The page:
Resource links provided by the National Library of Medicine

Arm Intervention/treatment
Experimental: Hand sanitizer group
DCCs received alcohol-based hand sanitizer and a program educational. Characteristics of the hydroalcoholic gel (Alco aloe gel): chlorhexidine digluconate at 0.2% solution, phenoxyethanol 1%, benzalkonium chloride 0.1%. aloe barbadensis 5%, ethyl alcohol 70%, excipients c.s.p. 100 ml. Alcohol of between 70%, ph = 7-7,5.
Other: hand sanitizer
DCCs received alcohol-based hand sanitizer and a program educational.
Other Name: educational intervention

Experimental: Liquid soap group
DCCs received soap and program educational. The liquid soaps used for handwashing in this study did not contain specific antibacterial component, ph= 5.5.
Other: liquid soap
DCCs received liquid soap and a program educational.
Other Name: educational intervention

No Intervention: Control group
No hand sanitizer or educational program were used.

Primary Outcome Measures :
  1. the episodes due to respiratory tract infections [ Time Frame: 8 moth ]
    The incidence rate of respiratory tract infections was calculated dividing the number of episodes due to tract respiratory infection by the number of pupils during the period of this study. Incidence rate ratio indicates (IRR): the ratio between incidence rate in 3 study groups

  2. The episodes due to gastroenteritis [ Time Frame: 8 month ]
    The incidence rate of gastroenteritis was calculated dividing the number of episodes due to gastroenteritis by the number of pupils during the period of this study. Incidence rate ratio indicates (IRR): the ratio between incidence rate in 3 study groups

Secondary Outcome Measures :
  1. Antibiotic prescribing for respiratory infections [ Time Frame: 8 month ]
    In this study presence or absence of at least 1 antibiotic prescription for each new episode of the RTIs (upper and low RTIs, otitis, amygdalitis, and bronchitis) was collected during the study period

  2. The direct cost of respiratory and gastrointestinal infections [ Time Frame: 8 month ]
    The direct costs of episodes due to respiratory and gastrointestinal infections were measured

Information from the National Library of Medicine

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Ages Eligible for Study:   4 Months to 3 Years   (Child)
Sexes Eligible for Study:   All
Accepts Healthy Volunteers:   Yes

Inclusion Criteria: Children between 0 and 3 years old enrolled in the aforementioned DCCs, attended the DCCs for at least 15 hours per week and whose parents/guardians had signed an informed consent document were included.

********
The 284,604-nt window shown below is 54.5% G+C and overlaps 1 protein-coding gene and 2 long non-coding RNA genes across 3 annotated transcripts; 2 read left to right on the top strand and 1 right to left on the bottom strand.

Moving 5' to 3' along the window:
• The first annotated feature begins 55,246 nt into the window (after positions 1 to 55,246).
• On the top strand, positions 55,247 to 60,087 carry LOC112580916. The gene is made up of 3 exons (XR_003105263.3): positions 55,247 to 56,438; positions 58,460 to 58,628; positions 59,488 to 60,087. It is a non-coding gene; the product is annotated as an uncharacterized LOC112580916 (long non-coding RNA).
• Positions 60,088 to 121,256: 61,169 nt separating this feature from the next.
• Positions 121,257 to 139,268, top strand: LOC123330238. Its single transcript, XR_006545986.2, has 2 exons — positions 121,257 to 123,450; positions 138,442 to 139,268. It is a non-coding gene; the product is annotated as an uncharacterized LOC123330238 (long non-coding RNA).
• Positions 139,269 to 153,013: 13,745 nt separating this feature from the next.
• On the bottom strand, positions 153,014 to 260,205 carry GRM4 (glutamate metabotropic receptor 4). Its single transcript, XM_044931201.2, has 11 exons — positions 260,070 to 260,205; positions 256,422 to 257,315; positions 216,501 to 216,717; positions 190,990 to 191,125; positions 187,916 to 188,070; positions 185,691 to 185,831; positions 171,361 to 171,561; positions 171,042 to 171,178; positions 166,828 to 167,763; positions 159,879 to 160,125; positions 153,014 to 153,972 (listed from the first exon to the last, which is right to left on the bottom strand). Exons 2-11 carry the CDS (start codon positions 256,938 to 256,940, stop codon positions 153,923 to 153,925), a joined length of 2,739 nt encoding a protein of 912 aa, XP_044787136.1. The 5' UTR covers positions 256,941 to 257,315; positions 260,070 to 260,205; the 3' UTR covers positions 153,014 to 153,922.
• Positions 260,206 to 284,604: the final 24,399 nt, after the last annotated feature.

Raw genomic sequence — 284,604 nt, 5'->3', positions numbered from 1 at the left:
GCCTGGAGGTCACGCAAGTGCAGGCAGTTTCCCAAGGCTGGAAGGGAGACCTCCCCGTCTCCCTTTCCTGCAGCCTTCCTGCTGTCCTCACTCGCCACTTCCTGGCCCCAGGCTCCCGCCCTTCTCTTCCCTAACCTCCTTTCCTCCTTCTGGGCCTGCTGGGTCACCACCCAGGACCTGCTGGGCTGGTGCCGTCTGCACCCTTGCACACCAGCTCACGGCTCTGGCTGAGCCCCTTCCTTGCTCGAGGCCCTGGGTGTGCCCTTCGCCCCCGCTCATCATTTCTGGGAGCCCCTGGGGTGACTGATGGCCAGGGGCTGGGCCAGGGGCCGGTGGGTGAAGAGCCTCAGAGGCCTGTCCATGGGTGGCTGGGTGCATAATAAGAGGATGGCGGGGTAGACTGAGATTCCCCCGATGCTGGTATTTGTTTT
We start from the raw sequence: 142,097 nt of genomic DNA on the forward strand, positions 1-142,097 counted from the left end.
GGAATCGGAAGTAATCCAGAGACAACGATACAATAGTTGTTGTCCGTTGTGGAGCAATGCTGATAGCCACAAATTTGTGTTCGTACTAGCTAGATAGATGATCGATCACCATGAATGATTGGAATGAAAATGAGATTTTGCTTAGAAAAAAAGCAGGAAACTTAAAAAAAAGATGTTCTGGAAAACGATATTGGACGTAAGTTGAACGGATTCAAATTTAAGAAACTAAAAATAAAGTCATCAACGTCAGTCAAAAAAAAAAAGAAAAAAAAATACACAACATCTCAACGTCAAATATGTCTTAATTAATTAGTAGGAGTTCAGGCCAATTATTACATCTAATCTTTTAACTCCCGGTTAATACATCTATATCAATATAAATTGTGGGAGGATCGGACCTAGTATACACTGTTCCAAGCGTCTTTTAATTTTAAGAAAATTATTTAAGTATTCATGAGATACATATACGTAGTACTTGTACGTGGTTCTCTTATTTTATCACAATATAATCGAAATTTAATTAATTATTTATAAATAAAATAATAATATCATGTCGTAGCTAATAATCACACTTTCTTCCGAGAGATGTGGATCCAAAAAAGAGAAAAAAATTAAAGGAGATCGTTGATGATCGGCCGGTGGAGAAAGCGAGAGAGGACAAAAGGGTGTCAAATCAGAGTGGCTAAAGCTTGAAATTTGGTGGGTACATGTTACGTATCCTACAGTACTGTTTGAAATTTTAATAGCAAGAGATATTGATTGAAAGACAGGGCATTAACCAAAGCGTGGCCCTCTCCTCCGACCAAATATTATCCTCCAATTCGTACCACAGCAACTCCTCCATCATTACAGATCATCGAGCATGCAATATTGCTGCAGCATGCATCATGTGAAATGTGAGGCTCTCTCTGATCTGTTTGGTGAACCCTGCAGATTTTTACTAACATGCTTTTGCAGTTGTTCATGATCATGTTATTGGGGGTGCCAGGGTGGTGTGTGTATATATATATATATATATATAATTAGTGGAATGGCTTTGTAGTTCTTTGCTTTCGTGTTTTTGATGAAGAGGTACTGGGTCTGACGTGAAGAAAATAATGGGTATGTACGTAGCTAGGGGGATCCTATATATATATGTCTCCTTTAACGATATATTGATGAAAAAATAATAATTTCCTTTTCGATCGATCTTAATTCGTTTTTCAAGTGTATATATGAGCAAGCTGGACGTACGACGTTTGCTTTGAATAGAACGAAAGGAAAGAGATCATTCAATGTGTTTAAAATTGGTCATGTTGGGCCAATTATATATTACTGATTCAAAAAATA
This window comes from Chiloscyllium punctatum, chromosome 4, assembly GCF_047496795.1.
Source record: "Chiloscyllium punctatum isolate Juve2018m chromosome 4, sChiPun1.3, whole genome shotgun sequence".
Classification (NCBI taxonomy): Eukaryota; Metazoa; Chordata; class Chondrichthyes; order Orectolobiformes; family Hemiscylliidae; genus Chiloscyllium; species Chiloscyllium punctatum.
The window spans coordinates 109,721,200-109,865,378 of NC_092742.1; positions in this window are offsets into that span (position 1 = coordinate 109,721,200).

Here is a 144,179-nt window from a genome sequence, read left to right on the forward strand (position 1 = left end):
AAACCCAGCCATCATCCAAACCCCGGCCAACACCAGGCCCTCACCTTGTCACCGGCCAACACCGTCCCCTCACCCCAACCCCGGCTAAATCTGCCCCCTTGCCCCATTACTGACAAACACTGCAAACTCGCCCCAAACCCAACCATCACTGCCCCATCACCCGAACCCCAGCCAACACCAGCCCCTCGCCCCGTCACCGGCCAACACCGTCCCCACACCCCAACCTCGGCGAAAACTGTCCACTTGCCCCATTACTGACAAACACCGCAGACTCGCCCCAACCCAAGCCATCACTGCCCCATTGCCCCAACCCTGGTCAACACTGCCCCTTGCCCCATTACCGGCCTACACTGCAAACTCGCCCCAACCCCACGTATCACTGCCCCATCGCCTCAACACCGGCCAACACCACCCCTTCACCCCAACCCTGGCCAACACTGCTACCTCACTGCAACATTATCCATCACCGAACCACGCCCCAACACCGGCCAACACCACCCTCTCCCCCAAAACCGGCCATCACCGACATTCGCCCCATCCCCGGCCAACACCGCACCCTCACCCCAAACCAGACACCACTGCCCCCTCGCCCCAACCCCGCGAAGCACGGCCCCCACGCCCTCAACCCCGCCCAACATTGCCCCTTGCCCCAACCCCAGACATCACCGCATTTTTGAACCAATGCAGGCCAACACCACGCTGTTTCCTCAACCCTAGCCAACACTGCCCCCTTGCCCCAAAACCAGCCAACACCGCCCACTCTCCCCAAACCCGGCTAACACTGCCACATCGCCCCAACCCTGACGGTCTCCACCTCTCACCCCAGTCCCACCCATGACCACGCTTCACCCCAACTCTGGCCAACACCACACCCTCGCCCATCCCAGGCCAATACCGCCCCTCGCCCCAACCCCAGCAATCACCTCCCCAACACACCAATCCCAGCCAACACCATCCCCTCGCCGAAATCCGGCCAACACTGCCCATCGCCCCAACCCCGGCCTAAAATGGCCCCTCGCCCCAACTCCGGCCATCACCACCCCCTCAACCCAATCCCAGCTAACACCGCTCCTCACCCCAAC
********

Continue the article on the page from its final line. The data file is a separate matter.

Exclusion Criteria: Children whit chronic illnesses or medication that could affect their likelihood of contracting an infection. Families who used hydroalcoholic gel prior to the start of the study and/or antiseptic soaps in the control group.

Publications automatically indexed to this study by Identifier (NCT Number):
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Responsible Party: Ernestina Azor Martínez, Principal Investigador, Fundación Pública Andaluza para la Investigación Biomédica Andalucía Oriental Identifier: NCT03294772    
Other Study ID Numbers: FIBAO
First Posted: September 27, 2017    Key Record Dates
Last Update Posted: September 27, 2017
Last Verified: September 2017
Individual Participant Data (IPD) Sharing Statement:
Plan to Share IPD: Yes
Plan Description: The researchers in this study have participated in: the study protocol, informed consent form, workshops on hand hygiene and transmission of infections and how to prevent it. They will also share statistical Analysis Plan and clinical study report
Supporting Materials: Statistical Analysis Plan (SAP)
Clinical Study Report (CSR)
Time Frame: Currently the database is available, we are waiting for statistical analysis

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Studies a U.S. FDA-regulated Drug Product: No
Studies a U.S. FDA-regulated Device Product: No
Keywords provided by Ernestina Azor Martínez, Fundación Pública Andaluza para la Investigación Biomédica Andalucía Oriental:
Respiratory Tract Infections
hand sanitizer
day care
Additional relevant MeSH terms:
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Communicable Diseases
Respiratory Tract Infections
Respiratory Tract Diseases
Gastrointestinal Diseases
Digestive System Diseases
Hand Sanitizers
Anti-Infective Agents, Local
Anti-Infective Agents